Snickering at Puns: A Rewording Experience

By Sergey Kadinsky

“Would you like to save cold cash on heating bills?”

“Dogs who drink bottled water prefer Scottish Perrier.”

“Nudist colonies are usually clothed until May.”

Yes, those puns were intended. Did you groan? If you had come up with them, would you have said, “No pun intended,” beforehand?

From jokes to literature to the nightly news to advertising, puns are everywhere. Often described as the lowest form of humor, puns provide double meanings to words, revealing hidden messages. “Puns are derailing the train of thought in a conversation,” says Gary Hallock. “Serious people dislike puns because they want to get on with the thought.”

The pun-loving Hallock is the organizer of the O. Henry Pun-Off World Championships in Austin, Texas. The annual contest takes place every May at the O. Henry Museum, honoring the American short-story writer renowned for his wry and playful use of words.

“O. Henry leads you down one pun, but to a twisted ending,” says Hallock. “He knew every word in the dictionary and coined his own words.”

Begun in 1977, the contest hosts 64 contestants in a punslinging competition of have-wits. Check out the latest contest at

While some puns work fine, others deserve to be retired, Hallock says. Watching television news, he is annoyed with clichés about the “skinny on a new diet,” recommending instead, “You can lose weight, fast!”

A proud punster, Hallock sees no need to apologize for a pun. He argues that those who apologize are simply bad punsters who need to point out their puns by saying, “No pun intended,” or “Forgive the pun.”

“People who dislike puns are jealous that they don’t have verbal skills,” agrees Marvin Illman, 71, an English teacher at LaGuardia High School in Manhattan. “It takes a certain talent.”

For 41 years, Illman has been amusing his students with deep analyses of William Shakespeare and Nathaniel Hawthorne. “Hamlet has the most puns,” says Illman. “It begins with a pun, ‘a little more than kin, but less than kind.’” Illman then reels off a rapid succession of examples, capped by noting how Hamlet’s idea of suicide by cannon runs against God’s canon.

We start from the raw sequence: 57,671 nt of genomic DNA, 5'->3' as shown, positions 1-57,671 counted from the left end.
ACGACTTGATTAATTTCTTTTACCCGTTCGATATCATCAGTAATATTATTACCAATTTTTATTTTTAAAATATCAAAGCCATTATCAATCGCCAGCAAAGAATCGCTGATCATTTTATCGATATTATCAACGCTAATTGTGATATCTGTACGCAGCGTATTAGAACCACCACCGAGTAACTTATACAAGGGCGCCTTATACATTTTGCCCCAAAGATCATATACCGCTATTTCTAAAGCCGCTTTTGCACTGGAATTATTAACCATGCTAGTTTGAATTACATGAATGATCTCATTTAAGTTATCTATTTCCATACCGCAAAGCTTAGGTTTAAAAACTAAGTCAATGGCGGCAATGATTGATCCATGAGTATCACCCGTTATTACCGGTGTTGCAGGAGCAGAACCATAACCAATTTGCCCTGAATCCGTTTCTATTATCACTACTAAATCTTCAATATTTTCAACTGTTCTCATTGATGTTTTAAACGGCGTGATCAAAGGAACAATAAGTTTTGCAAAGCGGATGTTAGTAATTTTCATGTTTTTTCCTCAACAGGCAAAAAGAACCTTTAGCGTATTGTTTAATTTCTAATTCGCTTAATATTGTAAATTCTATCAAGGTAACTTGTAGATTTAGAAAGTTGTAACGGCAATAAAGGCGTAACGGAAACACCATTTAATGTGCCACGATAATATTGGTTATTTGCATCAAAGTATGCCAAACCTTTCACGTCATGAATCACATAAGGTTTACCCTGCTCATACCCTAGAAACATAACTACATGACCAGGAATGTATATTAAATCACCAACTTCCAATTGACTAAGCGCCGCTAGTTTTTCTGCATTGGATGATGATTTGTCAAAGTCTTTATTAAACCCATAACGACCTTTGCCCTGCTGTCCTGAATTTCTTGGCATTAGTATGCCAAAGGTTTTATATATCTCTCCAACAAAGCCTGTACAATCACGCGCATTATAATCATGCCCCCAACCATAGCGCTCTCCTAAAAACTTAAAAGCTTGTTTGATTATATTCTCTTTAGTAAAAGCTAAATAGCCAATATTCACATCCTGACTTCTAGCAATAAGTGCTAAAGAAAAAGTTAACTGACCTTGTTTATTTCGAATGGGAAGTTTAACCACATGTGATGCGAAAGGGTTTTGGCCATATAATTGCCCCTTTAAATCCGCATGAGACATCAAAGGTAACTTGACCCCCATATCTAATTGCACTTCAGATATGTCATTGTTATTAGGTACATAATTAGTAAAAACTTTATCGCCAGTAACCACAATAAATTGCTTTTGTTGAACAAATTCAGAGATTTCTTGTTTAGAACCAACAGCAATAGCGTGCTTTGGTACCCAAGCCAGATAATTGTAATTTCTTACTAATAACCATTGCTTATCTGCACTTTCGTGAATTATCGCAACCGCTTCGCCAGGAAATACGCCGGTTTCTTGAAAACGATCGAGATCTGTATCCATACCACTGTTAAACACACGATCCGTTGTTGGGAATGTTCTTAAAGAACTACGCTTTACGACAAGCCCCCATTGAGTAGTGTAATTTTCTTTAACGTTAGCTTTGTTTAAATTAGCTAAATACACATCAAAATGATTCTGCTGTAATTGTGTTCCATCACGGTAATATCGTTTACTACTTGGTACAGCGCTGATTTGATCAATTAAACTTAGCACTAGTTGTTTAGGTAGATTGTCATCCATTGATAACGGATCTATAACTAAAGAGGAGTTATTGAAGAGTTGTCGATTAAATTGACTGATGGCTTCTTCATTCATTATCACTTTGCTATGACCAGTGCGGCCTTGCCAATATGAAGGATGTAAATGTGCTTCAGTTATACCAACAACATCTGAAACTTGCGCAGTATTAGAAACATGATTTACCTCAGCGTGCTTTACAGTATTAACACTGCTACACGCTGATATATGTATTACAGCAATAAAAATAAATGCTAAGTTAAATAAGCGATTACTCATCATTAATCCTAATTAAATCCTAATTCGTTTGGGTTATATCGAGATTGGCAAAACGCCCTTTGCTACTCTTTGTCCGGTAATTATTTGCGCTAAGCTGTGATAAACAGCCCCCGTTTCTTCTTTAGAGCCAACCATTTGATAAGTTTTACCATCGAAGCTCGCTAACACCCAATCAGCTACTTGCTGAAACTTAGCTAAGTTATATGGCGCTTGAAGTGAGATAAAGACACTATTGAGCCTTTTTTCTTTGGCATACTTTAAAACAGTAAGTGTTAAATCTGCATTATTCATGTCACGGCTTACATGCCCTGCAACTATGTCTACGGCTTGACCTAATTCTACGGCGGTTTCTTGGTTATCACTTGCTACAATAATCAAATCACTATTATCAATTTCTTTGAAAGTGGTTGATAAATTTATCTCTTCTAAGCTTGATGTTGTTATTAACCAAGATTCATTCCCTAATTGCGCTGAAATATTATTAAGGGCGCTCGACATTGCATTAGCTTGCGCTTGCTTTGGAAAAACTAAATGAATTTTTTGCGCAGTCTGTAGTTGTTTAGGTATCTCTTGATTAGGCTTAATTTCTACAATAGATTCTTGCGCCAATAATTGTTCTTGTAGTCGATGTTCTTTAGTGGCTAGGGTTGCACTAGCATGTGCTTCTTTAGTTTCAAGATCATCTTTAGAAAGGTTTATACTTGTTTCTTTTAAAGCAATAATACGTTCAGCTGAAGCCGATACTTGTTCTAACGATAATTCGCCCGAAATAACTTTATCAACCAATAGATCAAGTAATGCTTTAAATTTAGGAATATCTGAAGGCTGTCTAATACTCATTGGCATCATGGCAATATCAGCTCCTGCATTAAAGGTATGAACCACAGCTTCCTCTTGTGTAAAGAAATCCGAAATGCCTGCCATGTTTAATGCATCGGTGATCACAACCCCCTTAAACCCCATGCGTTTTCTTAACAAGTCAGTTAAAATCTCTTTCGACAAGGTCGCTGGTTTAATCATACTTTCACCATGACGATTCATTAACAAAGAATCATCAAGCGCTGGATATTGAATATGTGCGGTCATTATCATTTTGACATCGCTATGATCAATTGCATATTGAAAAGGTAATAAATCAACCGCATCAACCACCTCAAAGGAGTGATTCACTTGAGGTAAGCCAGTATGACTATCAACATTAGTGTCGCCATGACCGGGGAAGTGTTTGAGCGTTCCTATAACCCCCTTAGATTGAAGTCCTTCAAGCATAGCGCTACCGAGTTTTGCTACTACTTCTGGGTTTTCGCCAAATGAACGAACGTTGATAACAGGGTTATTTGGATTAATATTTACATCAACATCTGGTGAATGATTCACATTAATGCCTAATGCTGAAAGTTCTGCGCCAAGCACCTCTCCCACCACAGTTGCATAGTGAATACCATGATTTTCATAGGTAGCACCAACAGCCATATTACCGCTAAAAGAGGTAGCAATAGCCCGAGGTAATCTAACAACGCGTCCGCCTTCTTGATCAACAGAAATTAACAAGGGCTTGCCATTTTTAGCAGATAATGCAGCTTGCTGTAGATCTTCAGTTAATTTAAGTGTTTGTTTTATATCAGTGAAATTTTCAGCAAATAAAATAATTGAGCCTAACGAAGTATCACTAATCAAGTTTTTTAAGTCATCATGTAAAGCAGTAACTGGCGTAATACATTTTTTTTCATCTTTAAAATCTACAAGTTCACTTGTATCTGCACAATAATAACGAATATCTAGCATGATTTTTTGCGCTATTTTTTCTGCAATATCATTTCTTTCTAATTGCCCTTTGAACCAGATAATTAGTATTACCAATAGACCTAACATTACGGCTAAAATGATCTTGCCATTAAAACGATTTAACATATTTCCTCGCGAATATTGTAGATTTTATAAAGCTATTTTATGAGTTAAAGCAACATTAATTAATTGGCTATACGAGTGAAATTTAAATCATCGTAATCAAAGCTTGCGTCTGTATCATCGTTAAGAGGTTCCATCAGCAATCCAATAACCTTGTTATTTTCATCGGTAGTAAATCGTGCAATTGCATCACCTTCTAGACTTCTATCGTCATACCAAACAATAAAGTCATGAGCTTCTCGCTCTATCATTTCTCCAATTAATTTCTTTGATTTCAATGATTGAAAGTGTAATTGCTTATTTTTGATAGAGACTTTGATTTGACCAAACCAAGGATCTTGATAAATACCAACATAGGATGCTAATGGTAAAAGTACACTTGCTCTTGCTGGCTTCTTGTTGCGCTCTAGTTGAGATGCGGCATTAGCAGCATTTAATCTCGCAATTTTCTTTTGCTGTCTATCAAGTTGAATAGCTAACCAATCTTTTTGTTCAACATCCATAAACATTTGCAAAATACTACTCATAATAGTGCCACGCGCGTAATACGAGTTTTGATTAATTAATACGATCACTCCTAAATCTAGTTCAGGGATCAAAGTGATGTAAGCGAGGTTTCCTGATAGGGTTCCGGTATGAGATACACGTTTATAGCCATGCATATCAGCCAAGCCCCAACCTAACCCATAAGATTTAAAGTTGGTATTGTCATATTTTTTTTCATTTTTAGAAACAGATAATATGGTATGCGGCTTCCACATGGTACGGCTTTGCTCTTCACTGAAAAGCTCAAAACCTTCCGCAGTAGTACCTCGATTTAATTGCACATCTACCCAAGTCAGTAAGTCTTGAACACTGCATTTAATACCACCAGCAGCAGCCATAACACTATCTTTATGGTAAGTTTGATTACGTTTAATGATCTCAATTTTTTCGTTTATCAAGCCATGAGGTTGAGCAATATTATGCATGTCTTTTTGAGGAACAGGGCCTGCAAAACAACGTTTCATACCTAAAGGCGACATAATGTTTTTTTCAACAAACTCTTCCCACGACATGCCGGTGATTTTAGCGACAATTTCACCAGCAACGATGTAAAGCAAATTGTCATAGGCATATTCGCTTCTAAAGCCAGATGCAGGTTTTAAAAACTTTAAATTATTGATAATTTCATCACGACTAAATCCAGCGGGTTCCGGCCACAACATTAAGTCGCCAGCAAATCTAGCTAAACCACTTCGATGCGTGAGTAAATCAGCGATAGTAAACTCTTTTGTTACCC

“It’s like solving the puzzle by putting the pieces together,” says Don Hauptman, 61, a New York advertising consultant who writes articles on puns for Word Ways, a self-described “Journal of Recreational Linguistics.”

At the same time, Hauptman advises against using punny ads. “It’s reminder advertising, a quick teaser,” he says. Paraphrasing award-winning adman John Caples, Hauptman adds, “Don’t use humor in advertising, because people don’t buy from clowns.”

Outside Hauptman’s Upper West Side home, however, posters mimicking the white-on-blue-on-brown logo of the Snickers candy bar offer an array of puns. The ads promote a trip to Feedzgypt, suggest taking a yellow-colored car called a snaxi and urge would-be students to take courses at a chewniversity. Nowhere is the name Snickers mentioned, but the message comes across.

“It’s a language that speaks at the right place at the right time,” says Mars spokesman Ryan Bowling. “You see a taxi, and with a second take, it’s a snaxi.”

Set to run until the end of the year, the nationwide campaign also has an interactive component; Snickers’ Facebook fans can provide their own snack-filled puns. Ads are placed on subway cars, billboards, racing cars and elsewhere, with location-appropriate puns. “The most fun part is coming up with the names,” says Bowling.

Language maven Richard Lederer, who makes his living partly from puns, writes, “Punnery challenges us to apply the greatest pressure per square syllable of language.”

“It is a rewording experience,” adds Lederer, 71, who uses puns in lectures, books and articles and on his weekly radio show, A Way With Words, which is broadcast on KPFS, a public station in San Diego.

At times, family members approach him for advice on the best puns, and Lederer enthusiastically shares his word wisdom.  For example, his nephew, a divorce attorney in Texas, needed a catchy slogan for his business.

“Let’s see, Jan,” Lederer said. “You’re a divorce attorney and you live in San Antonio. How about Remember the Alimony?” The pun became the official slogan of the firm.

Pun Resources:
•    Snacklish Campaign
•    Annual Pun-Off World Championships
•    Pun of the Day
•    Richard Lederer
•    Bad Puns
•    Puns Galore
•    Word Ways

Do you have a pun to share? Post it below, if you dare.

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